St.Finbarr’s Hospital (Cork County Home and Hospital) (CCH)

Descriptive List of the Archive of St.Finbarr’s Hospital/ South Cork County Home and Hospital



St. Finbarr's Hospital (South Cork County Home and Hospital)

Level of description:



1923-1963 (1984)


615 items (bound volumes)



South Cork County Home and Hospital/St. Finbarr's Hospital (South Cork Board of Public Assistance)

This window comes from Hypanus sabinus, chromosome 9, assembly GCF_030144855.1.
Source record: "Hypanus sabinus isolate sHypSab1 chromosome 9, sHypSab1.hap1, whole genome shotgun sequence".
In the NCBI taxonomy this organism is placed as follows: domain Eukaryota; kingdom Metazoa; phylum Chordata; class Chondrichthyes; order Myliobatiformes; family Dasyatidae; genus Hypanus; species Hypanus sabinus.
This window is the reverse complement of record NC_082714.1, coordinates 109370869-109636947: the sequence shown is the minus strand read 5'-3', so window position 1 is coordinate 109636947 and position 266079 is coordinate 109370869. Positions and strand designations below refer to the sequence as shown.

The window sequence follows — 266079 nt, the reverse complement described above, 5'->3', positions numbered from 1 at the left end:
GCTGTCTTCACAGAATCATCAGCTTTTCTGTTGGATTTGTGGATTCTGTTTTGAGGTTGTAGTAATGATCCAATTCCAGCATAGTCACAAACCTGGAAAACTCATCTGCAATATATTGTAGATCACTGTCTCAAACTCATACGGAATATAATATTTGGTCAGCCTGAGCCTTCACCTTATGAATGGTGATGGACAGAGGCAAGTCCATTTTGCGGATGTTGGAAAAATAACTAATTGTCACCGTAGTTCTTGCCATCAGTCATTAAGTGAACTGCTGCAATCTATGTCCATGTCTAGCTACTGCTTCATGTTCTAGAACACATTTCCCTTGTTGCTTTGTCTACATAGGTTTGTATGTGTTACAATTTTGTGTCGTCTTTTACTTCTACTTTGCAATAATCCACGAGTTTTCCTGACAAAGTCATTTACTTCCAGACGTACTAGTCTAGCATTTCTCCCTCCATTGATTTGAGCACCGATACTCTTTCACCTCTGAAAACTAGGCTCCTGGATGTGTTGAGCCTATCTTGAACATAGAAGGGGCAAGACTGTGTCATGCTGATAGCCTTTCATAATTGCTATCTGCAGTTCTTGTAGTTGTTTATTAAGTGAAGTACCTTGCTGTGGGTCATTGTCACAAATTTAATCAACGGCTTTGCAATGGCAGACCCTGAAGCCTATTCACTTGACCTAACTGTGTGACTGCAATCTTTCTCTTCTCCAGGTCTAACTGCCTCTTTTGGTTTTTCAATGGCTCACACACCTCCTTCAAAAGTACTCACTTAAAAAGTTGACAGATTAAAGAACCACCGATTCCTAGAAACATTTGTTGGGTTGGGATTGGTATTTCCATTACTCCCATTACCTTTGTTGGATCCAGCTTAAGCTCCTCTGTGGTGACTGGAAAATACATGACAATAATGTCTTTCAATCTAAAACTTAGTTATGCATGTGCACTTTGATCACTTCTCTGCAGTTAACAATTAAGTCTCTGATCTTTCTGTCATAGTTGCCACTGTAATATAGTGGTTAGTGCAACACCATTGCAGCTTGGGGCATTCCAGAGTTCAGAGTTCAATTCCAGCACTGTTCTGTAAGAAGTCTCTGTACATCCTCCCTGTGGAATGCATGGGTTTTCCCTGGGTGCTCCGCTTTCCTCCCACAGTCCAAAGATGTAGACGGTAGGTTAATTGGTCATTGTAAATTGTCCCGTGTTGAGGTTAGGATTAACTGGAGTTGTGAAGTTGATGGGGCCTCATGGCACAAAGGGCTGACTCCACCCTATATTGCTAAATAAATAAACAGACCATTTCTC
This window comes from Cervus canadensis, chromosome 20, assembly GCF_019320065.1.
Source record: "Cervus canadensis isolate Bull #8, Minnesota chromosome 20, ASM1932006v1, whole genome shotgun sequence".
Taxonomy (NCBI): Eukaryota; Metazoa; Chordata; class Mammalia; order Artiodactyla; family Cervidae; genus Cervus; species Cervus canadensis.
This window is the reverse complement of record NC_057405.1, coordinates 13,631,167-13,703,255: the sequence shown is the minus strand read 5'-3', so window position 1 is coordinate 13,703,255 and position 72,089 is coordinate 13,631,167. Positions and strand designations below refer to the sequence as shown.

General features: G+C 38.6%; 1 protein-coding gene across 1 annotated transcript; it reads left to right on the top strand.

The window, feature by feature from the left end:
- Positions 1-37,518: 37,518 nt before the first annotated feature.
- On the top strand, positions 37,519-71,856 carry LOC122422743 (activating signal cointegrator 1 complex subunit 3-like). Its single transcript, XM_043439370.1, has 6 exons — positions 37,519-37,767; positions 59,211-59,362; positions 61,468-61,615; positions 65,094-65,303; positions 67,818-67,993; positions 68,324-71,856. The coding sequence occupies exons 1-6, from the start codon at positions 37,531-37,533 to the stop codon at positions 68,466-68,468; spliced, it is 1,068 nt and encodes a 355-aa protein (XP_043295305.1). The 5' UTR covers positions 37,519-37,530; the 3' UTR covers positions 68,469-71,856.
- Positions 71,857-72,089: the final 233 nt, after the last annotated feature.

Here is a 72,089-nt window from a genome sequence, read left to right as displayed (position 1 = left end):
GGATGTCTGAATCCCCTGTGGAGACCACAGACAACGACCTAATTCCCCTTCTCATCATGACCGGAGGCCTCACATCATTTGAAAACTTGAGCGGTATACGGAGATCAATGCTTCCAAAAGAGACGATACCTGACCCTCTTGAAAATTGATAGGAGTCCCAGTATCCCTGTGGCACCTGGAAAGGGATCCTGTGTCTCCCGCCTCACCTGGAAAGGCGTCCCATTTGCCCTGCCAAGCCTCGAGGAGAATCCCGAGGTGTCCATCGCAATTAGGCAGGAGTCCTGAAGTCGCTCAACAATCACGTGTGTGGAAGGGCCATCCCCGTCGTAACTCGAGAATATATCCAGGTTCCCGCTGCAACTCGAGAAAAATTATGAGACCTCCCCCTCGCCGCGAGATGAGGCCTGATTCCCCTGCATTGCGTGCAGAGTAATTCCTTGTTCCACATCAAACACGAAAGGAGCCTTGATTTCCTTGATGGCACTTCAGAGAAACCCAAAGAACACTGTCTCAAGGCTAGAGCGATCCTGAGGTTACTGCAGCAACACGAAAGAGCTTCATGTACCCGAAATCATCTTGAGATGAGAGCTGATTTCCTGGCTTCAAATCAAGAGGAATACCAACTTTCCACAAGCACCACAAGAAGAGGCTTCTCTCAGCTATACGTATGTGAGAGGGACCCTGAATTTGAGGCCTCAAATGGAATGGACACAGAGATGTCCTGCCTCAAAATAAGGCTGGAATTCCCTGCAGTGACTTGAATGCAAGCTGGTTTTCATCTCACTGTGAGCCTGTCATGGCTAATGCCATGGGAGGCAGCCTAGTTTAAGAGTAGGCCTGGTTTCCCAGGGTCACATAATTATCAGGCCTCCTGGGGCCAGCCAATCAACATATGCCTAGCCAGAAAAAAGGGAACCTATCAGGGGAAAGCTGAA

Biographical/Administrative History Located at Douglas Road, Cork. Formerly the Cork Union Workhouse, fever hospital, and infirmary which opened in 1841. Public health services, those concerned with the treatment of human illness, and public assistance, the publicly funded poor relief of the ill and destitute, date from the introduction of the Poor Relief (Ireland) Act 1838, which divided the country into Poor Law Unions. Prior to that, public medical and poor relief was delivered only by charitable institutions and infirmaries such as the Foundling Hospital, the House of Industry and the North and South Infirmaries in Cork. Each Union was run by a Board of Guardians, and a workhouse was constructed at a central location. Each Poor Law Union was divided up into dispensary districts by the Medical Charities Act 1851, for the provision of free outdoor (outside the workhouse) primary care to the poor by an appointed medical officer. Institutionalised and hospital medical care within the workhouse system was, in general, limited and only applied to the care of the infirm or sick destitute poor. In 1871 the Sisters of Mercy took up residence at the workhouse and they were to play an increasingly important managerial, administrative, spiritual, and nursing role within the hospital by the 1920s. The abolition of the poor law system was a priority for Irish republicans. Prior to national independence in 1922, Dáil Éireann (est. Jan 1919) began introducing county public health schemes across the country, involving centralised county schemes to replace the local poor law boards of guardians that had been responsible for poor relief/assistance, health services, preventive public health and sanitation, and labourers cottages. Following national independence in 1922, in

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